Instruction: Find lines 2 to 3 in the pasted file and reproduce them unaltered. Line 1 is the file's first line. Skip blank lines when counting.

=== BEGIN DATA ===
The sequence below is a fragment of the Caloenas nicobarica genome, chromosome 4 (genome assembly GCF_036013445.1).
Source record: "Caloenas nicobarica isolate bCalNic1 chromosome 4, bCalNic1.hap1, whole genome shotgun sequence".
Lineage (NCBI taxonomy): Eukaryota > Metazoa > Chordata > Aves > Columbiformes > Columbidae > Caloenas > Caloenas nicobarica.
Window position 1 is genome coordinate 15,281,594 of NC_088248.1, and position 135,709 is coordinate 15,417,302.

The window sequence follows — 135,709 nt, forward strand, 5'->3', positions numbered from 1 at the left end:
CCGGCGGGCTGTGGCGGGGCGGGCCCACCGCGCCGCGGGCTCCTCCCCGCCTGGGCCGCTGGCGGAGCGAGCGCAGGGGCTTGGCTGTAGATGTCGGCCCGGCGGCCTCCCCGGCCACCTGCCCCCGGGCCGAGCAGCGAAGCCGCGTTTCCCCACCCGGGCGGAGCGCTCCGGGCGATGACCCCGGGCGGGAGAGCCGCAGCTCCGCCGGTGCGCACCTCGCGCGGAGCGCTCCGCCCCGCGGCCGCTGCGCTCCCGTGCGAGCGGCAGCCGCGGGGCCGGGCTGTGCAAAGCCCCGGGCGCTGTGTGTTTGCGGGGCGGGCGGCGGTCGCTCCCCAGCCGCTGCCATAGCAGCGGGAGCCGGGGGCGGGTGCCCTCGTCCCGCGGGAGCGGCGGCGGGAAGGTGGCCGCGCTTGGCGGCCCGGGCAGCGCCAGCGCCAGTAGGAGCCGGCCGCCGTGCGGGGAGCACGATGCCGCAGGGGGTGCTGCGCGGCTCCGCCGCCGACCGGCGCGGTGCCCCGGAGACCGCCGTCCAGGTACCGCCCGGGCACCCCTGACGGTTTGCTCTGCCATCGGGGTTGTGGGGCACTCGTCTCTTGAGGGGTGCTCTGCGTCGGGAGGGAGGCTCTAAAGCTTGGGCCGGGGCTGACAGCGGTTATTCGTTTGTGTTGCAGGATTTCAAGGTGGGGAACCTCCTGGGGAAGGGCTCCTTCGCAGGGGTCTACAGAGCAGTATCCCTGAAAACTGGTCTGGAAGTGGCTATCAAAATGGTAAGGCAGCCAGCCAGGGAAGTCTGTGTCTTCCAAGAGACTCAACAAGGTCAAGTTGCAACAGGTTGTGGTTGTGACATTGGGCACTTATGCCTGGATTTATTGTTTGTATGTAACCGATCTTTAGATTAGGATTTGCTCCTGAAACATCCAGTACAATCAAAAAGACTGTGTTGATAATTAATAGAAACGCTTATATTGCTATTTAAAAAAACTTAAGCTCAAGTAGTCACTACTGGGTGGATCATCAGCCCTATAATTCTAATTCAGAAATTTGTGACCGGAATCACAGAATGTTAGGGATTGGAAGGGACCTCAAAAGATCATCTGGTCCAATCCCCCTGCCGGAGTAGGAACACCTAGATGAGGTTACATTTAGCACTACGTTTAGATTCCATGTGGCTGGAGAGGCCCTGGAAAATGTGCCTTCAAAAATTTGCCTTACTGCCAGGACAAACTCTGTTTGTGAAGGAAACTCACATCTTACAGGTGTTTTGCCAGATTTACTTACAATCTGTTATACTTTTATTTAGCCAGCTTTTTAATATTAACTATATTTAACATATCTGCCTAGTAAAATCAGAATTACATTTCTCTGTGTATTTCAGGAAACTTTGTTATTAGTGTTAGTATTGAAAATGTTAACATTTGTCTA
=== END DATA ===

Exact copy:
Source record: "Caloenas nicobarica isolate bCalNic1 chromosome 4, bCalNic1.hap1, whole genome shotgun sequence".
Lineage (NCBI taxonomy): Eukaryota > Metazoa > Chordata > Aves > Columbiformes > Columbidae > Caloenas > Caloenas nicobarica.